In recent years, the UK’s approach to financial services regulation – in particular the creation of the Financial Services Authority (FSA) as the sole financial services regulator and the promotion of a more principles-based approach to regulation – has been much lauded. For some, however, the glitter of these concepts has dimmed in the fallout from the credit crisis.
So what is the future for these two pillars of UK regulation? Has the appetite for a principles-based approach to regulation lessened? Are the benefits of a single financial services regulator still apparent? How robust are both concepts when dealing with financial crises?
Not so long ago financial services regulators, regulatory commentators and politicians around the world were busy affirming that principles-based regulation was the future. Regulators were either urged to adopt such a model or were loudly stating their commitment to the cause.
Principles-based regulation – or the more trendy phrase, ‘outcome-focused regulation’ – became regulatory clichés, even if at times it wasn’t clear that everyone meant the same thing when using those phrases. More principles-based regulation was touted as providing regulated firms with the flexibility to meet high-level regulatory objectives in a way that best suited their businesses, thereby encouraging a more thoughtful approach to compliance – contrasting with that regulatory pantomime villain, the rules-based ‘tick-box’ approach to compliance.
On the surface, principles-based regulation has weathered the crisis. The FSA’s business plan reaffirmed its commitment to more principles-based regulation, arguing that “principles assume more importance and relevance in turbulent times”.
The FSA’s response to the self-critical internal report on the supervision of Northern Rock did not evidence any deviation from the approach, and in the UK at least relatively few voices have questioned the wisdom of the FSA’s desire to continue in this direction. The orthodoxy is that detailed rules-based systems have not in the past prevented banking crises, and to use the Northern Rock affair to disparage principles-based regulation is misguided.
Overseas, however, perception counts for a lot and the FSA’s travails have led some to question the wisdom of relying on high-level standards at the expense of prescriptive rules. The rush on the part of regulators to proclaim themselves standard bearers of principles-based regulation has eased. Anything that might be portrayed as deregulation is not fashionable. At a recent regulatory conference in the US, memories of the Paulson, Bloomberg and other reports that called for principles-based regulation in the US were forgotten, as a regulatory speaker said that while she could envisage principles framing requirements contained in rules, she could not see principles being used to set regulatory requirements.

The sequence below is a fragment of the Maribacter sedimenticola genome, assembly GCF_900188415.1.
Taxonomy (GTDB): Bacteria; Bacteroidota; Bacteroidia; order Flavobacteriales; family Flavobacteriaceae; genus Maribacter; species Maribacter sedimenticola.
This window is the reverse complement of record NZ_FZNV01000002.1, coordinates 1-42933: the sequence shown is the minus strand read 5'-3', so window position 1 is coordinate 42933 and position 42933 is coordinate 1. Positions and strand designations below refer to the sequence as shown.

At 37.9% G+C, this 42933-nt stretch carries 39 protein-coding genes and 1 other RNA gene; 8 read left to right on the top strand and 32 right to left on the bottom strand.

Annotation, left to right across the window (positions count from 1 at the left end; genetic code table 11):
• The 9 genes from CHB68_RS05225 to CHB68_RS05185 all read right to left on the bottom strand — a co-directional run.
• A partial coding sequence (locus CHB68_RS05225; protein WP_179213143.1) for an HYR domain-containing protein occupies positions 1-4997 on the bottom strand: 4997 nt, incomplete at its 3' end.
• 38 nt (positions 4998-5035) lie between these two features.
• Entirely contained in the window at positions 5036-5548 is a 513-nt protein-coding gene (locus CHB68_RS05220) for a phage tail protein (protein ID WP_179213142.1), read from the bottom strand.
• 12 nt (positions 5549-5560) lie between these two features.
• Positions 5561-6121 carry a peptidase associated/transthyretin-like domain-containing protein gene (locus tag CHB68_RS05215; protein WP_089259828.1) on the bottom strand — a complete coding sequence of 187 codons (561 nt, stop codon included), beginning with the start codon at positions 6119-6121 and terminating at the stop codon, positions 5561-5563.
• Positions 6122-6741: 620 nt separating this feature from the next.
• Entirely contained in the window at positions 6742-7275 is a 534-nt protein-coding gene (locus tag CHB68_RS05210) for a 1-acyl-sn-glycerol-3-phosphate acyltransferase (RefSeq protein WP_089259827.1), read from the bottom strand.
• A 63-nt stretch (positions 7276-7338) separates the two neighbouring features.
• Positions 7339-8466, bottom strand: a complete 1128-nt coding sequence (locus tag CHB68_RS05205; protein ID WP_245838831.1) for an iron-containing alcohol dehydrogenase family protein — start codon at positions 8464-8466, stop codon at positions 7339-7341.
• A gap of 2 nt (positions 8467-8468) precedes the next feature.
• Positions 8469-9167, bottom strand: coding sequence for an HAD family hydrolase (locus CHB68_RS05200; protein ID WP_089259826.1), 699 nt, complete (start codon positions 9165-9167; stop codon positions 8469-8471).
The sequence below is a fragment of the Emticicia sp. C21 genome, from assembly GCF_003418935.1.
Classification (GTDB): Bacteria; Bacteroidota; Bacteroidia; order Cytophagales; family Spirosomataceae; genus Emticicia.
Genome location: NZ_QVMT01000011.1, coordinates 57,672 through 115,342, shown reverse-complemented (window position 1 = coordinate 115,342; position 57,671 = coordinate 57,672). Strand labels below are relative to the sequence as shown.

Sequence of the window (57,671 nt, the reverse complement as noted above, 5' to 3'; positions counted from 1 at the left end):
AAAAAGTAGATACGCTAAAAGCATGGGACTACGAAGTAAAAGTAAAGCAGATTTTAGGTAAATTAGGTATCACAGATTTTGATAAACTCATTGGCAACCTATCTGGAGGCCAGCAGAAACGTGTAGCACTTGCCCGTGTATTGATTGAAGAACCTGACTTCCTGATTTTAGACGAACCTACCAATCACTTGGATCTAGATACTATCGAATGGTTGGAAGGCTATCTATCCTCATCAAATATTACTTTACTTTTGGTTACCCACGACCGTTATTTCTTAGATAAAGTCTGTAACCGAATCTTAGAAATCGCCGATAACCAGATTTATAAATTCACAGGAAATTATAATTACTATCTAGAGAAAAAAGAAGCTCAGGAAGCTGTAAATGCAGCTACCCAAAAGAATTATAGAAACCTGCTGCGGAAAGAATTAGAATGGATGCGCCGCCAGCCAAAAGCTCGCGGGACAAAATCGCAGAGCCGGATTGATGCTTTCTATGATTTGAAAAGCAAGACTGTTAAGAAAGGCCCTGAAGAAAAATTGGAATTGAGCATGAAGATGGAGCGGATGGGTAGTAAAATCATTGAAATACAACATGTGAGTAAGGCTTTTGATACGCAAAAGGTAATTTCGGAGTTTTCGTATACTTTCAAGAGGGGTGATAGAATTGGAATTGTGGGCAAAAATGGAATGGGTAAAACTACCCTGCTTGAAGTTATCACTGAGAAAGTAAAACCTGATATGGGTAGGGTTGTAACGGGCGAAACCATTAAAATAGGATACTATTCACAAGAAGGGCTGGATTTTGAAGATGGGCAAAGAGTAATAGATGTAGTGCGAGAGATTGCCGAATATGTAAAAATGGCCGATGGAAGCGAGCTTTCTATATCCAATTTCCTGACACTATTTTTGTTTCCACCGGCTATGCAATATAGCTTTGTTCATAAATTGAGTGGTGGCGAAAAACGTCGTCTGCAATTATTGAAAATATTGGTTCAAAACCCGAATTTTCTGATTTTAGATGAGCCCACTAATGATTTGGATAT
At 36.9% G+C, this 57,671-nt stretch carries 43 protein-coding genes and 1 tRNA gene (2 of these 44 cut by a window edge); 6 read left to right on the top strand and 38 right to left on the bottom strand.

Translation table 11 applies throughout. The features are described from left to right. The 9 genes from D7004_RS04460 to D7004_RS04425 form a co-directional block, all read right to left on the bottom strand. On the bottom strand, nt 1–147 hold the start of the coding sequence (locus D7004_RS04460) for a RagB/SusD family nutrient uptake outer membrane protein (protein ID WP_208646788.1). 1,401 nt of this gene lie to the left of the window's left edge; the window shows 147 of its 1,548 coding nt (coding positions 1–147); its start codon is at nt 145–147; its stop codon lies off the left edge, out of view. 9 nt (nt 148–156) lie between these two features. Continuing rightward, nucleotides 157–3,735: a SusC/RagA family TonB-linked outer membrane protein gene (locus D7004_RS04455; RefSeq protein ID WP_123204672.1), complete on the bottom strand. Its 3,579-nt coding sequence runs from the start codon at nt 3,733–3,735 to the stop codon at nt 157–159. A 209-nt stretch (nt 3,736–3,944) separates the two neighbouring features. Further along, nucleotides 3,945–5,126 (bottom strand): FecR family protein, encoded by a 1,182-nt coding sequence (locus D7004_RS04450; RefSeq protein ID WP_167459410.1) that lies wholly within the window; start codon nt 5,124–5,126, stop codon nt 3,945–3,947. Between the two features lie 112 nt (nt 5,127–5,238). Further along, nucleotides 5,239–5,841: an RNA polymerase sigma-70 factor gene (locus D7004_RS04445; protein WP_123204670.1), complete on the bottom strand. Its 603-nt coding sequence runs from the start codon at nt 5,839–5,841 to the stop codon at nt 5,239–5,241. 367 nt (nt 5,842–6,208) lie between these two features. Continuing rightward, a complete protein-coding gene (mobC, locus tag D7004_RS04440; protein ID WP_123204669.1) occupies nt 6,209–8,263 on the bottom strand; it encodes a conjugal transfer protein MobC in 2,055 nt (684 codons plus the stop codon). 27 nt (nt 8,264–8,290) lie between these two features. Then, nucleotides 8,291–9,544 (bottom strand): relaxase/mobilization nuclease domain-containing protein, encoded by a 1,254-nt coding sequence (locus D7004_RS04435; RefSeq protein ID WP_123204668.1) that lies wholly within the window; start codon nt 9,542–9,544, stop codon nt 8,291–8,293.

Domestically, while the FSA’s Northern Rock report did not lay the blame for regulatory failure on principles-based regulation, much in the report is central to the success of the FSA’s approach. Principles-based regulation can only work if FSA staff have the experience and self-confidence needed to engage in challenging discussions with senior management of firms. For years firms have been saying to the FSA they do not have enough of these sorts of discussions with senior FSA staff.
The conclusions of the FSA report, at least in the case of Northern Rock, seem to bear this out. While the FSA has spent much time telling firms what it expects from them under a principles-based regime, it must also look hard at what firms should expect from their regulator.
On a broader level, what of the rise of the single financial services regulator? As Howard Davies, the FSA’s first chairman, recently said: “Time was, way back in August 2007, when the unitary single authority was carrying all before it.” While this model may not have been a UK invention, the FSA was regarded as the premier example of such an authority.
Some of the lustre has also been taken off this model. Specifically, there is concern over whether a regulator that is responsible for both the conduct of business and prudential issues can manage any conflicts that may arise between the two – conflicts that may be acute in times of financial strain.
Significantly, the recent Treasury blueprint for modernising regulation in the US, after surveying differing regulatory models, plumped for a variant of the ‘twin peaks’ model of regulation – although a more accurate description of what was actually proposed would be a ‘three peaks’ model – whereby one financial regulator is responsible for prudential regulation and a separate and distinct regulator handles business conduct and consumer protection issues.
Is the single financial regulator model a success? As Mao said when asked about the French Revolution, it is far too early to tell. It may be that there is no optimal regulatory model for all markets – there is probably room for several models. It does, however, appear that the promise offered by a single regulator has lost its allure for some.
• Carlos Conceicao is a partner at Clifford Chance